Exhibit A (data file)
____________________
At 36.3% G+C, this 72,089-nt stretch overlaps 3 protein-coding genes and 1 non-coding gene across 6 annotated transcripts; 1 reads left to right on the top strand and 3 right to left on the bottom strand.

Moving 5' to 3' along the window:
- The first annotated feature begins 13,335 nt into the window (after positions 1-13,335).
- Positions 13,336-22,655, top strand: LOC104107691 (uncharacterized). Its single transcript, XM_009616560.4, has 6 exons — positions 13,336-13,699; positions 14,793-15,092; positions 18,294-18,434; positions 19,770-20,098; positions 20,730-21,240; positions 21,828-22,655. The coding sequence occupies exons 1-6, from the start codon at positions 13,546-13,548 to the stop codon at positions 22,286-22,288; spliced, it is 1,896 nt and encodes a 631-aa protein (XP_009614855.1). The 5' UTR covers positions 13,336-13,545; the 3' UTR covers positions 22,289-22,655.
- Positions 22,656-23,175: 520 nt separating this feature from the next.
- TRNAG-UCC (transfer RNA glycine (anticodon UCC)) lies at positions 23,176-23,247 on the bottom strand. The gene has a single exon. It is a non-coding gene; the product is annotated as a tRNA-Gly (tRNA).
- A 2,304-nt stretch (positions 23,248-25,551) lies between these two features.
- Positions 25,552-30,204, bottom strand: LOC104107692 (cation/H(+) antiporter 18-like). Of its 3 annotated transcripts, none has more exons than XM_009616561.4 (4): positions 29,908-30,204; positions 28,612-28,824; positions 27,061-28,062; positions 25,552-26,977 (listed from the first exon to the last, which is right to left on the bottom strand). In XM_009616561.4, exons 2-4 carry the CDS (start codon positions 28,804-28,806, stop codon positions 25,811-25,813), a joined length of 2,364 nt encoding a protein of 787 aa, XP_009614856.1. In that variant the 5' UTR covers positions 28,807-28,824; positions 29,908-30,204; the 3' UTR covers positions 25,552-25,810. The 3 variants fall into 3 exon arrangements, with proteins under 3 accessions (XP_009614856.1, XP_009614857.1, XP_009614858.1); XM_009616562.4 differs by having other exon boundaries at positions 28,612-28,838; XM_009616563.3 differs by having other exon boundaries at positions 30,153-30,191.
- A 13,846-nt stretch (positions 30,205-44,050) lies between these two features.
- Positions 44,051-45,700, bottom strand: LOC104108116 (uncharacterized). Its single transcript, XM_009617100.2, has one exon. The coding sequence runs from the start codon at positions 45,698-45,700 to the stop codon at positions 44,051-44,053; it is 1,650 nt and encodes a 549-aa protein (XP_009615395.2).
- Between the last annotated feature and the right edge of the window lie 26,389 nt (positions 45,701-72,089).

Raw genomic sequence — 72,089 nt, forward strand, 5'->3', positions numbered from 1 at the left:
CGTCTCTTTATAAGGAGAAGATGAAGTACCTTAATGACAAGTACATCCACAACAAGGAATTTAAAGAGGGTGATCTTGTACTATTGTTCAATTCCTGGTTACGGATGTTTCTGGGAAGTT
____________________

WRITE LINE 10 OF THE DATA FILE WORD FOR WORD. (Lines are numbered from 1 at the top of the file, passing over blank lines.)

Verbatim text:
- Positions 44,051-45,700, bottom strand: LOC104108116 (uncharacterized). Its single transcript, XM_009617100.2, has one exon. The coding sequence runs from the start codon at positions 45,698-45,700 to the stop codon at positions 44,051-44,053; it is 1,650 nt and encodes a 549-aa protein (XP_009615395.2).